To those who lost a child this year – we mourn with you.
To those who are in the trenches with little ones every day and wear the badge of food stains – we appreciate you.
To those who experienced loss through miscarriage, failed adoptions, or running away—we mourn with you.
To those who walk the hard path of infertility, fraught with pokes, prods, tears, and disappointment – we walk with you.

Forgive us when we say foolish things. We don’t mean to make this harder than it is.
To those who are foster moms, mentor moms, and spiritual moms – we need you.
To those who have warm and close relationships with your children – we celebrate with you.
To those who have disappointment, heart ache, and distance with your children – we sit with you.
To those who lost their mothers this year – we grieve with you.
To those who experienced abuse at the hands of your own mother – we acknowledge your experience.
To those who lived through driving tests, medical tests, and the overall testing of motherhood – we are better for having you in our midst.
To those who are single and long to be married and mothering your own children – we mourn that life has not turned out the way you longed for it to be.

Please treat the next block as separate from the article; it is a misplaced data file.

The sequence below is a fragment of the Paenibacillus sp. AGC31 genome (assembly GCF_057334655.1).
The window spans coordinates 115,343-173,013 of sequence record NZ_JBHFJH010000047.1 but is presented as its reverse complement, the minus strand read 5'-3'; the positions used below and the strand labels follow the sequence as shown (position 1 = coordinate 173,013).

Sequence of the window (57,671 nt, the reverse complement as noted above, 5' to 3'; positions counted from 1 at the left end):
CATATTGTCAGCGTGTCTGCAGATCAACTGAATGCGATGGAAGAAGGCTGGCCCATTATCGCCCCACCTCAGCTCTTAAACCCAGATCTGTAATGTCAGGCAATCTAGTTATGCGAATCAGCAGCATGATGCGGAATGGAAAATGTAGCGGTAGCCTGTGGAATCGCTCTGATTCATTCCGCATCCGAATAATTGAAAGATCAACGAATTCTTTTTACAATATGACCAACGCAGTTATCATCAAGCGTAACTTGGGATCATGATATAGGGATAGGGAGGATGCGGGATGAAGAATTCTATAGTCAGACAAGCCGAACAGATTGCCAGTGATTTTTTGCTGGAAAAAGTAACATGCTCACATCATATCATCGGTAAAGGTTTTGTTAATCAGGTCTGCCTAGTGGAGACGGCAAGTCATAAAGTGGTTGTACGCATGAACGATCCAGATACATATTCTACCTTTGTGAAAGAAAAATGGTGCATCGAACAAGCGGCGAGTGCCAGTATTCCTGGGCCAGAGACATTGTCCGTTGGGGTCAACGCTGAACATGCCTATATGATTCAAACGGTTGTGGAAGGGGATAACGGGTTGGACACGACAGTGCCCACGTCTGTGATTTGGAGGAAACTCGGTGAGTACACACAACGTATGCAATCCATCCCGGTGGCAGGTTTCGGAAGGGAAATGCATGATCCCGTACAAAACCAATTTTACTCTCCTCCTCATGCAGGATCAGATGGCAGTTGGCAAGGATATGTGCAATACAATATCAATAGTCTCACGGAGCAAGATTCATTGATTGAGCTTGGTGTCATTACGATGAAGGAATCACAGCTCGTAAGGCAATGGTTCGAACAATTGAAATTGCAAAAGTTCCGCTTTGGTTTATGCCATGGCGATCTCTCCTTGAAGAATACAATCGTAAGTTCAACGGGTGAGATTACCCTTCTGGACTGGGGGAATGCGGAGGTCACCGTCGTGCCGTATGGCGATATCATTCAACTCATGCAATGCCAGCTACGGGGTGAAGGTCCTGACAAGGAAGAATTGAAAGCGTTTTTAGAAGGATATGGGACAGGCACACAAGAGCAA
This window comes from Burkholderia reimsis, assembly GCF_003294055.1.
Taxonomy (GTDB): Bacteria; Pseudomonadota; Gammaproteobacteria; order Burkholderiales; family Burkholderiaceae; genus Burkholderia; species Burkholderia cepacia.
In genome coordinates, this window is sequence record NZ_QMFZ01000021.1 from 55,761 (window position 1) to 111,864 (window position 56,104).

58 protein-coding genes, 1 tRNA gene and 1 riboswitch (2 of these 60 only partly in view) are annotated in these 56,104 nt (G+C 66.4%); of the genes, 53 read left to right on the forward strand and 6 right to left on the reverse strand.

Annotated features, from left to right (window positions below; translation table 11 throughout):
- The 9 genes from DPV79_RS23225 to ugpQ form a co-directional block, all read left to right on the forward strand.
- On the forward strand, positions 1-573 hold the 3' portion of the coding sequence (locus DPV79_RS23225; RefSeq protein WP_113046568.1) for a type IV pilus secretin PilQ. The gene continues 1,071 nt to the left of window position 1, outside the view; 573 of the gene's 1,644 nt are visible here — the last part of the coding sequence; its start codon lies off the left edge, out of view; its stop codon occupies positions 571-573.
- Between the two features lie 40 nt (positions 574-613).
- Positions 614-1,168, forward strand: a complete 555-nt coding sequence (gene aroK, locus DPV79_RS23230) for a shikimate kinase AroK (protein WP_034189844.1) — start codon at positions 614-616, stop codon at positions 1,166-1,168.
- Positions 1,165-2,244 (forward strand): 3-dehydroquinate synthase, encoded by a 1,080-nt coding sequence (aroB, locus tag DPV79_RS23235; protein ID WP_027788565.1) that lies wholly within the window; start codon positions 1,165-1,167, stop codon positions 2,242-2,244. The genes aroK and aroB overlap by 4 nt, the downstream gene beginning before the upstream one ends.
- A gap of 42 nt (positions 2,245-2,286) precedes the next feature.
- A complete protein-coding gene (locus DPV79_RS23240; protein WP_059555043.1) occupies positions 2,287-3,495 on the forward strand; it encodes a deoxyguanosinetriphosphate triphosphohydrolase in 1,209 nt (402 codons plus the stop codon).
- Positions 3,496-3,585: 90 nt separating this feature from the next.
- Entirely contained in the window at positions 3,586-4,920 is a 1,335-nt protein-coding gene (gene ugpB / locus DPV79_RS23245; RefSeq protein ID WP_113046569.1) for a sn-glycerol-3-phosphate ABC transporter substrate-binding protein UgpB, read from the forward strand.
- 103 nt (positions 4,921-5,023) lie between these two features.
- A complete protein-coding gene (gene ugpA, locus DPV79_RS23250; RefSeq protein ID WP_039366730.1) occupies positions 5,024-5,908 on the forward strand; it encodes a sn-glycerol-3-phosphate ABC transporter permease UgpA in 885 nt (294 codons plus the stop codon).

To those who step-parent – we walk with you on these complex paths.
To those who envisioned lavishing love on grandchildren -yet that dream is not to be, we grieve with you.
To those who will have emptier nests in the upcoming year – we grieve and rejoice with you.
To those who placed children up for adoption — we commend you for your selflessness and remember how you hold that child in your heart.
And to those who are pregnant with new life, both expected and surprising –we anticipate with you.
This Mother’s Day, we walk with you. Mothering is not for the faint of heart and we have real warriors in our midst. We remember you.

Grace and Peace,

April 20, 2015

PhilSupportsUSDear Friends, It was with a heavy heart that I read of an apparent suicide of a Charlotte High School student over the weekend. I was glad to hear that resources and people from Suicide Prevention of Eaton County (SPEC), which Pastor Tom has been instrumental in supporting and leading, were on site at the High School Monday. But it got me thinking about the role of our church in suicide prevention. I think we have several ways that we do and can make a difference:

1. Get good resources and information out to people, 
2. Be a place of hope, welcome, care and love for people wherever they are on life’s journey, 
3. Be a public voice for such welcome and care, so that people might find hope and home before they take drastic measures.  
Here they are: